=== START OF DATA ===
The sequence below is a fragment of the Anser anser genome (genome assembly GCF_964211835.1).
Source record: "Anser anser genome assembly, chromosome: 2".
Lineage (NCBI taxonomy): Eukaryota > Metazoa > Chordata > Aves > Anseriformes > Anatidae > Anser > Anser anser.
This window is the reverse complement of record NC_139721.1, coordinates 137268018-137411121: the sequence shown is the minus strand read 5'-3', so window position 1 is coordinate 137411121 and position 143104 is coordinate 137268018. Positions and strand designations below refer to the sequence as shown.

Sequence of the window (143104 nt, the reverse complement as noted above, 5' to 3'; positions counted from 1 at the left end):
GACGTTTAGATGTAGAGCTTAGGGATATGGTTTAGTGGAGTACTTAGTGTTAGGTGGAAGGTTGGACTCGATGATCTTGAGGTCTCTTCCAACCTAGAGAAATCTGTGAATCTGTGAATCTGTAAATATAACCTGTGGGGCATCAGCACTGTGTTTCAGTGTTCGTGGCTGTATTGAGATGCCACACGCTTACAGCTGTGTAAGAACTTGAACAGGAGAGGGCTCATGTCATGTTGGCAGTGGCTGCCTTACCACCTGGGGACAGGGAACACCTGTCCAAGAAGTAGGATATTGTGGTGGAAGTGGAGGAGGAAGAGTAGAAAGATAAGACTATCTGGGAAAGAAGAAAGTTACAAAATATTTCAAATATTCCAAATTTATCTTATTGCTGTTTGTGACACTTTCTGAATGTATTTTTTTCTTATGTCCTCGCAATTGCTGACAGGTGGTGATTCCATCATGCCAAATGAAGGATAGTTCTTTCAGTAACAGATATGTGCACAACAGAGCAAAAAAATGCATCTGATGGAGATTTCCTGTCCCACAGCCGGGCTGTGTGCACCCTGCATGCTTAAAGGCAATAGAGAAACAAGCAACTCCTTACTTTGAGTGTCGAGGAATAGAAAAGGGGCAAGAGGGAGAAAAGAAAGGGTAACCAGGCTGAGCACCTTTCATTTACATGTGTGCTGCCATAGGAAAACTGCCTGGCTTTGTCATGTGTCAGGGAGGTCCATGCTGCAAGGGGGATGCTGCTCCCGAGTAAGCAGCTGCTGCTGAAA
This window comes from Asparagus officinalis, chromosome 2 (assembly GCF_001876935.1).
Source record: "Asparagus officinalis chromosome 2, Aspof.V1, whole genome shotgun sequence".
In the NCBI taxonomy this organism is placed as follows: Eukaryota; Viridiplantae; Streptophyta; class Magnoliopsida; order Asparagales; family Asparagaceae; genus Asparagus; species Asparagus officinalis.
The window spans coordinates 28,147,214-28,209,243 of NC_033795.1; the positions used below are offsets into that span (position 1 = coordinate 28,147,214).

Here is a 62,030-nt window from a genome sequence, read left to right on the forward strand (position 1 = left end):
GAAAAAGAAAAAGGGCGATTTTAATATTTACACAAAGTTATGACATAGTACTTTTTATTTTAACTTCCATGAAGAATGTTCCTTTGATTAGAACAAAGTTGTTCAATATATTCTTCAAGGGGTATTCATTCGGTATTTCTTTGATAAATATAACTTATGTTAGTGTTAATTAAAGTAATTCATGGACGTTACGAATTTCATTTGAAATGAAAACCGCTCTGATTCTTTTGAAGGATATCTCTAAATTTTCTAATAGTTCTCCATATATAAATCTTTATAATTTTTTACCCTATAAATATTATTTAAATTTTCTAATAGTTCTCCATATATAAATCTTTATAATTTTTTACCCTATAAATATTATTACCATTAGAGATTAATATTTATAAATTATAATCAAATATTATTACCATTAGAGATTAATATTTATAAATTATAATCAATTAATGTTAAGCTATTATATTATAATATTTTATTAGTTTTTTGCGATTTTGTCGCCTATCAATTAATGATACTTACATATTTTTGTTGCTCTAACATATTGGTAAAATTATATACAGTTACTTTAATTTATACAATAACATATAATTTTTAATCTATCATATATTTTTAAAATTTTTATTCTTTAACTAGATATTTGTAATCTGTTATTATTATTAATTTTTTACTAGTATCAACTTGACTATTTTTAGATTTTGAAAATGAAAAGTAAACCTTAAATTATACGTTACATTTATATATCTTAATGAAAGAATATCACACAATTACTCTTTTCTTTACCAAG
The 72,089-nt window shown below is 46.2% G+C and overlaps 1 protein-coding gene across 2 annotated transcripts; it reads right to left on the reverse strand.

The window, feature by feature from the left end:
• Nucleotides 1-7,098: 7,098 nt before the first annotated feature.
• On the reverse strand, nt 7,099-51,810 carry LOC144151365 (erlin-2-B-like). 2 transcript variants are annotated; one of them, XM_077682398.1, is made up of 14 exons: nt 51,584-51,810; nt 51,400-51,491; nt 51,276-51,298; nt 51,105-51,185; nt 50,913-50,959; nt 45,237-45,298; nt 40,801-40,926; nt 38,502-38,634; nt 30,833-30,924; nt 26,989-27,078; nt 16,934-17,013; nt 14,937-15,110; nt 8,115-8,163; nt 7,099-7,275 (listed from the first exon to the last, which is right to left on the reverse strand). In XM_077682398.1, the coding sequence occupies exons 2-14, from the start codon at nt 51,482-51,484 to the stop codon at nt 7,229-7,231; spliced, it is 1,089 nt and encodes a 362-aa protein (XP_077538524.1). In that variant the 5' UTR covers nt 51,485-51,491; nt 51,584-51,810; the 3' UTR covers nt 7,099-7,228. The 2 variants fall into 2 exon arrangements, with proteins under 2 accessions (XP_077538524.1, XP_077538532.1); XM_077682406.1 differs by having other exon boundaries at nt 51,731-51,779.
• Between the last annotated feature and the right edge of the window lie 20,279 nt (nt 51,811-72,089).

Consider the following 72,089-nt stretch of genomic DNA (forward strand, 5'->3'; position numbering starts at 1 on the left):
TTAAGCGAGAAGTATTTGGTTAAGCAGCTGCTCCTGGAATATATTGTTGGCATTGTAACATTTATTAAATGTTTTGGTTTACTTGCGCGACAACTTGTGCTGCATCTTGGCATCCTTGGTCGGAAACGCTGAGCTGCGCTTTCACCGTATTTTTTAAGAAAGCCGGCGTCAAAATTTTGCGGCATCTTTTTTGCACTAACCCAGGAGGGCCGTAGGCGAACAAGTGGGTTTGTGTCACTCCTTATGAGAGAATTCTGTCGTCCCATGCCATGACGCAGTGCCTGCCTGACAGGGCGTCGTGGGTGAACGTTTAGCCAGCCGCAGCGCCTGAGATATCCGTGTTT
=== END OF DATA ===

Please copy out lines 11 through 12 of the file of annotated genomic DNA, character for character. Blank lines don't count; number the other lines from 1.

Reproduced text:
Here is a 62,030-nt window from a genome sequence, read left to right on the forward strand (position 1 = left end):
GAAAAAGAAAAAGGGCGATTTTAATATTTACACAAAGTTATGACATAGTACTTTTTATTTTAACTTCCATGAAGAATGTTCCTTTGATTAGAACAAAGTTGTTCAATATATTCTTCAAGGGGTATTCATTCGGTATTTCTTTGATAAATATAACTTATGTTAGTGTTAATTAAAGTAATTCATGGACGTTACGAATTTCATTTGAAATGAAAACCGCTCTGATTCTTTTGAAGGATATCTCTAAATTTTCTAATAGTTCTCCATATATAAATCTTTATAATTTTTTACCCTATAAATATTATTTAAATTTTCTAATAGTTCTCCATATATAAATCTTTATAATTTTTTACCCTATAAATATTATTACCATTAGAGATTAATATTTATAAATTATAATCAAATATTATTACCATTAGAGATTAATATTTATAAATTATAATCAATTAATGTTAAGCTATTATATTATAATATTTTATTAGTTTTTTGCGATTTTGTCGCCTATCAATTAATGATACTTACATATTTTTGTTGCTCTAACATATTGGTAAAATTATATACAGTTACTTTAATTTATACAATAACATATAATTTTTAATCTATCATATATTTTTAAAATTTTTATTCTTTAACTAGATATTTGTAATCTGTTATTATTATTAATTTTTTACTAGTATCAACTTGACTATTTTTAGATTTTGAAAATGAAAAGTAAACCTTAAATTATACGTTACATTTATATATCTTAATGAAAGAATATCACACAATTACTCTTTTCTTTACCAAG